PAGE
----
THINK Yourself Thin … Maybe?

THINK Yourself Thin … Maybe?


Couple of guys thinking themselves thin at Mission Hill Winery, in BC. Looks like it’s working! 🙂

Yesterday’s post on the Glycemic Index, the Glycemic Load Index, and the Insulin & Satiety Indices triggered a few questions. I wasn’t suggesting that any particular index was the right way to build a weight-loss diet. Nor was I saying that the indices were worthless for doing that. I was trying to explain the confusion went through, leading up to my decision to eat potatoes as part of my diet. The potato was a good example of that decision making process when measured against the four indices we talked about.

Despite the amount of science behind many of the diets out there, there still isn’t enough information to create one, clear, simple, diverse & satisfying diet that will work for everyone. No matter the diet we choose to follow, we will all tinker with it. We’ll add a little of this & a touch more of that, to suit our own taste. I think that’s okay. The greater the variety, the better the chances that we’ll stick with it.

To simplify yesterday’s thought process. The Glycemic Index, the Glycemic Load Index and the Insulin Index ALL suggest that I shouldn’t eat potatoes. The Satiety Index suggested otherwise so I tried it periodically, sometimes for 2 or 3 days at a time, over several weeks. It worked on most attempts, I ate potatoes, felt very satisfied, & I lost weight. That’s a good result but it’s not the end of the confusion.

Imagine being on a very low-carb keto diet. With this, I’m trying to stay in ketosis by reducing the carbs. Some keto regimens recommend carb days periodically but still require longer periods of very low-carb eating. While I totally believe in the weight loss potential of the keto regimens, I just don’t want to eat that way all the time. I think it works. But that doesn’t mean I have to like it. And it’s okay to experiment with alternatives. It probably won’t be a ketogenic diet any more but if we lose the weight, do we really care?

Sometimes, I think Grandma maybe had it right … everything in moderation.

EXCEPT those things that we know do us damage. And we should probably eat more of the stuff that doesn’t. Even if it isn’t keto-friendly!

PS … Wine is an essential component of a healthy diet too, isn’t it!?!

The Last Word on Potatoes

The Last Word on Potatoes

Red Wine

It’s probably not the last word on potatoes. After all, we still have to address the health benefits of French fries! I’ll use the name of the day to more easily explain the sequence of what happened. On Wednesday evening, I carried on exploring the effects of potatoes on my blood sugar. This time, I managed to avoid my sugar-laden dessert. I knew that wasn’t going to be easy so I decided to have two full-sized spud dinners to combat the urge. We’re not talking seconds here, we’re talking two full dinner-sized portions. The first was leftovers from Tuesday, the potato & Brussels sprouts combo. The second was again made from boiled & cooled potatoes, pan fried in olive oil. Then drizzled with more olive oil because they just don’t bring any fat to the party. I added the usual chopped onion, herbs & seasonings. This one also got a shot of store-bought Jalapeño-Lime Aioli. Which I probably shouldn’t have done, but it’s just so good! And I also melted three slices of Jarlsberg cheese into each serving. While potatoes have some protein, the cheese adds more of that, along with some excellent texture & flavour. I was probably a little below my protein requirement on both days but not enough that I worried about it. And it’s only for a couple of days.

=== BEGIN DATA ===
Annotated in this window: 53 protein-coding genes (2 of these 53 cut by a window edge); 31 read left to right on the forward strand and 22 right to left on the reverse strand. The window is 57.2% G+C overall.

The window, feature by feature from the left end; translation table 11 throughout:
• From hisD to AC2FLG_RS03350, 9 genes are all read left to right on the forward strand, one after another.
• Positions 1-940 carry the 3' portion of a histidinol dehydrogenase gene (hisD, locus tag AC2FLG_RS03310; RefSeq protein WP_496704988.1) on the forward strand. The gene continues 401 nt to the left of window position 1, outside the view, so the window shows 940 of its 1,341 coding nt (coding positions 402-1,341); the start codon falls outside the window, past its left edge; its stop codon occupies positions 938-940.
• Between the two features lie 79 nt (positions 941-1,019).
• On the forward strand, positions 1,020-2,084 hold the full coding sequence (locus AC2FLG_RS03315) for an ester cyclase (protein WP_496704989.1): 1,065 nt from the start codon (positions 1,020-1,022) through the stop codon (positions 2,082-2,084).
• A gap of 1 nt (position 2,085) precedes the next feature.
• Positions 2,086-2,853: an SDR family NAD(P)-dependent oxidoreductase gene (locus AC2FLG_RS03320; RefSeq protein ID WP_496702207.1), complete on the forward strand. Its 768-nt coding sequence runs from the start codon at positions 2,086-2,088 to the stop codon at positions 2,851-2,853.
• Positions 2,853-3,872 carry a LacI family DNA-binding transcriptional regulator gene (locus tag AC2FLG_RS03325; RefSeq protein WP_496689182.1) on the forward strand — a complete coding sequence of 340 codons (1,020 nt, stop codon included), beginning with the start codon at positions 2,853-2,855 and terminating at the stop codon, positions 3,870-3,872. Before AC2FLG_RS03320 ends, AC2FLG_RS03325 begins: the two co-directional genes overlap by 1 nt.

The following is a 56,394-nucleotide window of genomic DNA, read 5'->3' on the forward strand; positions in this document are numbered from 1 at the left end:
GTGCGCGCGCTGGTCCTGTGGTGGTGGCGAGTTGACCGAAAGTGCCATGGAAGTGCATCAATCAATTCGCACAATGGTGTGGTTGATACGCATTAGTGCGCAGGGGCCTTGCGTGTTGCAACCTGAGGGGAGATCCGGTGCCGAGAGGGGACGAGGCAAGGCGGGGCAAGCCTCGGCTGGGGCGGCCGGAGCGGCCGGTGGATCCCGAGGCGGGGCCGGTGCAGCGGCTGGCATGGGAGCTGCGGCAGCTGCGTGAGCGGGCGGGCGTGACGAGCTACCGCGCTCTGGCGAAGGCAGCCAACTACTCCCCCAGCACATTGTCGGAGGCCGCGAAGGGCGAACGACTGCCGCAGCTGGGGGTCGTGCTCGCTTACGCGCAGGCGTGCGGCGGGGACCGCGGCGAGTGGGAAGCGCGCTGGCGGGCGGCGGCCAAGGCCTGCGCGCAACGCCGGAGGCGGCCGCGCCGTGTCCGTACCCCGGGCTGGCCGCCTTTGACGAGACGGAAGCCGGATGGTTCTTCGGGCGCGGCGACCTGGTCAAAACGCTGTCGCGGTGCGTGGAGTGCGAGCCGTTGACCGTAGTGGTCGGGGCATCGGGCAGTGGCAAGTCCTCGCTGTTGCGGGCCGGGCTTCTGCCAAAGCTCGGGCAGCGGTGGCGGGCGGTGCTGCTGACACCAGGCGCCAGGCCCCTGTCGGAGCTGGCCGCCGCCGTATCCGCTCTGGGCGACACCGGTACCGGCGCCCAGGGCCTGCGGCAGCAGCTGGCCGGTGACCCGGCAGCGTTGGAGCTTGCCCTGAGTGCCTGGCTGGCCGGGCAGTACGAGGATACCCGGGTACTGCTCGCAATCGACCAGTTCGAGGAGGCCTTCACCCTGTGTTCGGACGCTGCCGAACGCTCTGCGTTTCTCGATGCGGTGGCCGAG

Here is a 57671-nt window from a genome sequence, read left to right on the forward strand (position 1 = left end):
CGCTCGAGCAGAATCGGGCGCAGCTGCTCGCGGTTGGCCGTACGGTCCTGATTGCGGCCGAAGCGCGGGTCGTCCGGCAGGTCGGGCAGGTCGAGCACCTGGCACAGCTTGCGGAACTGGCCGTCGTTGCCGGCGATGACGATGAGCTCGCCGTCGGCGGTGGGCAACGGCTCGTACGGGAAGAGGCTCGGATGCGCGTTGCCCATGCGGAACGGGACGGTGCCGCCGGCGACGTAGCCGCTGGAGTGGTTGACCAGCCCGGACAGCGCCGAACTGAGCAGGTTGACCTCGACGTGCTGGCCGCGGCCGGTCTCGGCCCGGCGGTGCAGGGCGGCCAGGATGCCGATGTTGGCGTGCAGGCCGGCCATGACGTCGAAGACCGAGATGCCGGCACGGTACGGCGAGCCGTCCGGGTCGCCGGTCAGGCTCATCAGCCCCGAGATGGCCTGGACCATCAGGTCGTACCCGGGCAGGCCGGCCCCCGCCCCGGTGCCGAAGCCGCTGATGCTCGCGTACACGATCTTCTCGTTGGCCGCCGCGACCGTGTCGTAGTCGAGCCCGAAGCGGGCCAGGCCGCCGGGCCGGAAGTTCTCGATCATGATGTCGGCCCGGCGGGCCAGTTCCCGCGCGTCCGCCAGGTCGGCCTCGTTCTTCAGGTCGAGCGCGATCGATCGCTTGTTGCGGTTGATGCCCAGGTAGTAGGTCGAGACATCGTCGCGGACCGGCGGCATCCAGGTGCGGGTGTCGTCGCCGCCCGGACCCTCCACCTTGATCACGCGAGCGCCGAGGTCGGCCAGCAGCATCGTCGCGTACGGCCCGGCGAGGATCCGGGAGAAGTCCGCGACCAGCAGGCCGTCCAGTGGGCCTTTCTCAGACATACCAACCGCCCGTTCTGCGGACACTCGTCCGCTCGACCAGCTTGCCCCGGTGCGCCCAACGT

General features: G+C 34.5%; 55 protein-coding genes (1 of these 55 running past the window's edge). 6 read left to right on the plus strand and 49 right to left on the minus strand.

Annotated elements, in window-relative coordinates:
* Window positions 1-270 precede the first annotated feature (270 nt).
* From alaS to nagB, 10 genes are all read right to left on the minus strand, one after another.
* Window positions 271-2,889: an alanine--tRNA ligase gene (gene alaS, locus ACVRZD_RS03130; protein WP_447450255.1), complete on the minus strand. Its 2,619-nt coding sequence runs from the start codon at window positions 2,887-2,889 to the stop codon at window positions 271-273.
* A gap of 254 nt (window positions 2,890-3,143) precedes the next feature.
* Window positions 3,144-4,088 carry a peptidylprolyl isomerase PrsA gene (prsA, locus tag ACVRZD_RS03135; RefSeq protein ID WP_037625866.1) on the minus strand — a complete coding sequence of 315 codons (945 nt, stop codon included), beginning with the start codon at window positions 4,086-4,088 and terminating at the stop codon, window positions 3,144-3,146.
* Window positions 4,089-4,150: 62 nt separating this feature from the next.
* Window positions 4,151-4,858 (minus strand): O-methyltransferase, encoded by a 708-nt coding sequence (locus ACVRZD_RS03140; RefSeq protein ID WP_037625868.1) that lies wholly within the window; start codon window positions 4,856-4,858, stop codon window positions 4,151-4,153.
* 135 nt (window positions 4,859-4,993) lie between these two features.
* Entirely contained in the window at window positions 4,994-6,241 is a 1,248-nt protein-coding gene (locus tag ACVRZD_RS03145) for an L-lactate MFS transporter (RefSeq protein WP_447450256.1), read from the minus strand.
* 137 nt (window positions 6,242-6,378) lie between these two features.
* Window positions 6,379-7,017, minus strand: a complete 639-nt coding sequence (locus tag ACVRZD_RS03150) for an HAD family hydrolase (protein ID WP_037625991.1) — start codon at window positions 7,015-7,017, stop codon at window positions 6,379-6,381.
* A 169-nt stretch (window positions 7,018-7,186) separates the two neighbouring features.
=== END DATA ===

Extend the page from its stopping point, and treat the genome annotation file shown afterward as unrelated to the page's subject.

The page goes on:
From Tuesday’s eating, it took ’til early afternoon Wednesday to get back down to 5.6 mmol/l (101 mg/dl). Remember that I had that sweet dessert on the Tuesday though. The numbers aren’t really all that bad but I’m used to being lower, and faster getting there, on low carb days. Was that difference in glucose decay caused by the sugar in the dessert? Or the fact that I had been low carb for the week prior & my body needed to readjust to handling the carb load again? Am I over producing insulin in reaction to that? And is that insulin just helping transport it out of my blood & into muscle for use? Or is it driving all the excess to my belly for storage as fat!

I don’t know. None of the readings were serious enough that I’m worried so I’ll just ignore it for now. Just before dinner on Wednesday, I was back in my happy zone, at 5.1 mmol/l (92 mg/dl). Pretty much immediately after the hour long feast, it hit 7.1 mmol/l (128 mg/dl). One hour later it was 7.2 (130 mg/dl) & it was back down to 6.3 mmol/l (113 mg/dl) at the two hour mark. By the three hour mark, it was down to 5.8 mmol/l (104 mg/dl). On Wednesday, with the potato binge only & no dessert, the glucose decay was much better, & faster. From a blood glucose perspective, I’m okay including the occasional potato binge.

From a weight loss perspective, the story doesn’t necessarily end there. Potatoes may trigger a greater insulin response than the blood glucose number would suggest. So does that mean that I’m getting fatter while I overindulge on them?

Not according to the scale on Thursday morning. Phew!

Think I’ll have to check the impact of wine & beer with that little glucose meter too! 🙂